You can learn a lot by reading the want ads.
This week Headcount learns that Google (Nasdaq: GOOG) wants to do more than just search the Internet, organize the Internet, and answer love letters from CBS News. The company has dropped a hint that it wants to become a global telecom powerhouse.
The ad in question, found in the Yahoo Inc. (Nasdaq: YHOO) jobs database, of all places, says Google is looking for a Strategic Negotiator for Global Infrastructure. The duties such an individual would take on include: "Identification, selection, and negotiation of dark fiber contracts both in metropolitan areas and over long distances as part of development of a global backbone network; contracts and negotiation for managed metropolitan services and long haul wavelength services to fulfill capacity and redundancy requirements in North America, Latin America, Asia, and Europe."
Granted, when you operate an Internet company with Google's size, reach, and product portfolio, it's a no-brainer that lots and lots of bandwidth is required. But Google could just as easily -- and probably will -- head into the world of offering VOIP services, Internet access, cellular services, and dozens of other services that help more people access its Internet properties.
Before Headcount spends the afternoon Googling everyone in his high school year book, we will provide another dose of recent hirings and firings:
Seein' Ya: Bob O'Neil, general manager of Ciena Corp.'s (Nasdaq: CIEN) Data Networking Group has left the company to become CEO of a Maynard, Mass. startup that has the unfortunate name of Covergence. O'Neil was formerly the VP of worldwide sales at WaveSmith Networks, which was bought by Ciena in 2003. Mike Regan, VP of engineering for Ciena's data networking group will serve as interim general manager for the group, a Ciena spokeswoman says. The data networking group hauled in 11.4 percent of Ciena's revenues in the fourth quarter of 2004.
Sign O' The Times: Light Reading is in the process of developing a Signs of Life Index as a way to measure the burgeoning market of companies that are pretty much dead, but haven't actually closed down yet. You know, companies like CoSine Communications Inc. and the not-so-daily-anymore news site, Broadband Edge.
We'll check to see if these companies have a pulse by asking all kinds of questions about companies -- Do they answer the phone? Does their Web site have more than one page? Was their last press release in 2000? Are their investors dodging phone calls?
Once we get a feeling that a company is nearly gone, we'll add it to our listing and monitor its progress. The preliminary list of companies in the Signs of Life Index is still being developed. Want to suggest a company we should add or some criteria we ought to use when selecting companies? Send your suggestions to email@example.com.
Fiber Fans Unite: Bob Ingalls, the president of Verizon Communications Inc.'s (NYSE: VZ) retail markets group -- the guy responsible for the sales and marketing effort behind the company's entry into the broadband and video businesses -- has joined the board of American Fiber Systems Inc. (AFS). AFS has deployed over 76,000 miles of high-capacity, high-bandwidth metropolitan fiber optic cable since 2000. The company sells all manner of optical fiber and Ethernet connections to carriers, cable providers, and enterprises.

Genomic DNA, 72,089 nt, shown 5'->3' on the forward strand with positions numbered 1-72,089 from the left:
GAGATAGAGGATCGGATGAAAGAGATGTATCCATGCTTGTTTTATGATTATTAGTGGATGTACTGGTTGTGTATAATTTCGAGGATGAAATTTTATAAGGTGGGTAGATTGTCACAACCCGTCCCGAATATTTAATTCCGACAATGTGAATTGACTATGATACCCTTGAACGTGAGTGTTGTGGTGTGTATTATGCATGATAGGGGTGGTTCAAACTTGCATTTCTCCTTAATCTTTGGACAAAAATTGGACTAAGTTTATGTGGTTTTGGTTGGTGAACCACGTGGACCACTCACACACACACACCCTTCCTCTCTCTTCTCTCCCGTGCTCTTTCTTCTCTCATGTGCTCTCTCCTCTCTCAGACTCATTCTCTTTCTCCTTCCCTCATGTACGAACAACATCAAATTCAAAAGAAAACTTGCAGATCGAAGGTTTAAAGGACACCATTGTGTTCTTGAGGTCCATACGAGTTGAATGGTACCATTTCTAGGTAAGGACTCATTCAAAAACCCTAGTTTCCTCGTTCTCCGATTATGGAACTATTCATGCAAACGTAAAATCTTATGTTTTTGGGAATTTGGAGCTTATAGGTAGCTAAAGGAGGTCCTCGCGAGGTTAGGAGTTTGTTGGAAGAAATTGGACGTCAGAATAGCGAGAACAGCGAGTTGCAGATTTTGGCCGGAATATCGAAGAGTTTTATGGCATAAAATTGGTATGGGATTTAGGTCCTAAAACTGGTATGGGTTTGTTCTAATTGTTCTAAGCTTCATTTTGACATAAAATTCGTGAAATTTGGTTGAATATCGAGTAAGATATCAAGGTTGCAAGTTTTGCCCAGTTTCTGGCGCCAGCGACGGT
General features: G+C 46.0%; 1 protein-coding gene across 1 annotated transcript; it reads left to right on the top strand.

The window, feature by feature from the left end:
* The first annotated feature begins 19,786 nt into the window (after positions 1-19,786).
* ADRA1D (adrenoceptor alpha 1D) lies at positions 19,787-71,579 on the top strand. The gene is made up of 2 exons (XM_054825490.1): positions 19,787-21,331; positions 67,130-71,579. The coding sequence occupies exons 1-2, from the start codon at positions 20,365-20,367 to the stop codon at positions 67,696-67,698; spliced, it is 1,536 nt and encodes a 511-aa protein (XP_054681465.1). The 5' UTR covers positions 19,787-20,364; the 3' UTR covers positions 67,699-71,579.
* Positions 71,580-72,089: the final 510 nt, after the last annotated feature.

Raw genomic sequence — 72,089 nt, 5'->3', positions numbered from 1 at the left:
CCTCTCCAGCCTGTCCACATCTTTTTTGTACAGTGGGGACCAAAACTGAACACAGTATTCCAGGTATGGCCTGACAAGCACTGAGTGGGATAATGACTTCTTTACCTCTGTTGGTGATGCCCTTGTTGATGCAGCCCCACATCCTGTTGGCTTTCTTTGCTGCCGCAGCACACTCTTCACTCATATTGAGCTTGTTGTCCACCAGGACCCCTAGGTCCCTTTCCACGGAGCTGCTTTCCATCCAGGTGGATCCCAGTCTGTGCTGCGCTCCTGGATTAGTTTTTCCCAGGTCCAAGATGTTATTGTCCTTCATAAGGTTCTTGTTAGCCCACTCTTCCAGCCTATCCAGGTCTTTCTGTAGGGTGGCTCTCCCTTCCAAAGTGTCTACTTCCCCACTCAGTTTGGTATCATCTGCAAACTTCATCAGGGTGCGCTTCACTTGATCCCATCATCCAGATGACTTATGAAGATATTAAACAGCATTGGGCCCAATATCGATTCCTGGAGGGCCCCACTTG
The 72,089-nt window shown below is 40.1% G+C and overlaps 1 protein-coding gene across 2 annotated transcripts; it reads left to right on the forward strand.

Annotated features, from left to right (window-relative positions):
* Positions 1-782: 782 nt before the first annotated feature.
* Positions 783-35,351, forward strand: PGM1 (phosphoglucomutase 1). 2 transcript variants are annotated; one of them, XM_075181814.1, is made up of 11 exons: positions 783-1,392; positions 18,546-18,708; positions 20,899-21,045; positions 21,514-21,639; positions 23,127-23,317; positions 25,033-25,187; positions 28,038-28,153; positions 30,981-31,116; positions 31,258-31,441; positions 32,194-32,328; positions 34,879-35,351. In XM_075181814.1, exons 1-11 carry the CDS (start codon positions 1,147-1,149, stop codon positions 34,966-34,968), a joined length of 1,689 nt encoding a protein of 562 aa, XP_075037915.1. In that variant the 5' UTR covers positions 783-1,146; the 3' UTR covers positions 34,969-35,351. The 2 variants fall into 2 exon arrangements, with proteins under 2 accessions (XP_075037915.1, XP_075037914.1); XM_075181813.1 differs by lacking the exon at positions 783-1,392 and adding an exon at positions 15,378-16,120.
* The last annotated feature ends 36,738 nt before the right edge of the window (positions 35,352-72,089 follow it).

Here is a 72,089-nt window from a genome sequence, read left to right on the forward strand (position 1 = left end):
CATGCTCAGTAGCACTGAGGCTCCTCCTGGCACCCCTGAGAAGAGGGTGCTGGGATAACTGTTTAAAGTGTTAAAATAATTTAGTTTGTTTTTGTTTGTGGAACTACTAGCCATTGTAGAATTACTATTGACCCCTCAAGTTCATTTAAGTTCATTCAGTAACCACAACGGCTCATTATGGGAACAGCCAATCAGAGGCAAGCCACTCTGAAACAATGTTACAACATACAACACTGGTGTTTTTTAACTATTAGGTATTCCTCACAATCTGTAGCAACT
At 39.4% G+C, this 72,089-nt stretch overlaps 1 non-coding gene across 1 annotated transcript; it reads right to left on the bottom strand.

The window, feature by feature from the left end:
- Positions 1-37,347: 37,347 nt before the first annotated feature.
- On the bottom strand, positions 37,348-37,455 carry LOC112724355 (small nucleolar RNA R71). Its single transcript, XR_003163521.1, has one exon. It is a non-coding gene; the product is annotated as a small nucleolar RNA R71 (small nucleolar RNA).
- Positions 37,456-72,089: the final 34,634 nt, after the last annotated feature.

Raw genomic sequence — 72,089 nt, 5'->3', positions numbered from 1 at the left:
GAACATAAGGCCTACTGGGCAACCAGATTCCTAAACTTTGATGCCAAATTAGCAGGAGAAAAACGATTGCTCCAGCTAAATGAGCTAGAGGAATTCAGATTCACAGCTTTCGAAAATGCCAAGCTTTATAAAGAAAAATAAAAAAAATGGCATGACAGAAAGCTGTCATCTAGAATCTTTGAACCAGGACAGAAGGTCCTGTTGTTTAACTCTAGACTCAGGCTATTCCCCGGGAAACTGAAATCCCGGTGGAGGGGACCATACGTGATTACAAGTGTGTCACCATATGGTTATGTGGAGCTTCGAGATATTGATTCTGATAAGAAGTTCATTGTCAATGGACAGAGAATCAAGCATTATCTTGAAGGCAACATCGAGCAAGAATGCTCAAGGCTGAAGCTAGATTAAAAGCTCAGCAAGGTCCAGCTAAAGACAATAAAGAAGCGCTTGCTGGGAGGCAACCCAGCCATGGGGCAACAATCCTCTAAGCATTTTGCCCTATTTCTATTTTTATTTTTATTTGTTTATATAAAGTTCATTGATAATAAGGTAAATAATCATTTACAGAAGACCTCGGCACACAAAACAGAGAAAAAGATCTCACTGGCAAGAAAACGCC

Pay Day: Broadwing Communications LLC's board of directors has given its chairman and CEO David Huber a $100,000 bump in pay to $392,500 for 2005, according to a filing the company made with the SEC on Wednesday. Broadwing also will pay out a few cash bonuses, as revealed in the filing. These include:
Table 1: Broadwing Bonuses
|David R. Huber, Chairman and Chief Executive Officer
|James M. Bannantine, President
|Lynn D. Anderson, Senior Vice President and Chief Financial Officer
|Kim D. Larsen, Senior Vice President and General Counsel
Circle of Huber: Two former executives close to Broadwing's CEO David Huber surfaced at other jobs recently. In December, Neustar announced that John Spirtos had joined as the company's senior VP of corporate development. Spirtos is the former Corvis executive who also held posts at two venture funds that Huber ran -- OCG Ventures and HRLD Ventures (see Huber's OCG on Ice ). But he was also instrumental in saving Corvis from stagnation. Spirtos' latest bio says "he developed the business and operational plan for the communications equipment manufacturer to transition to an integrated service provider."
Also in December, iStar Financial Inc., a commercial real estate finance company, announced that Andrew G. Backman has joined as the company's VP of investor relations and marketing. Backman was the former director of investor and public relations at Broadwing and Corvis. We knew him as "Andy" and he'll be missed.
Here are some other appointments and disappointments that have come about since the last Headcount column:
Please keep those news tips coming to firstname.lastname@example.org.
â€” Phil Harvey, News Editor, Light Reading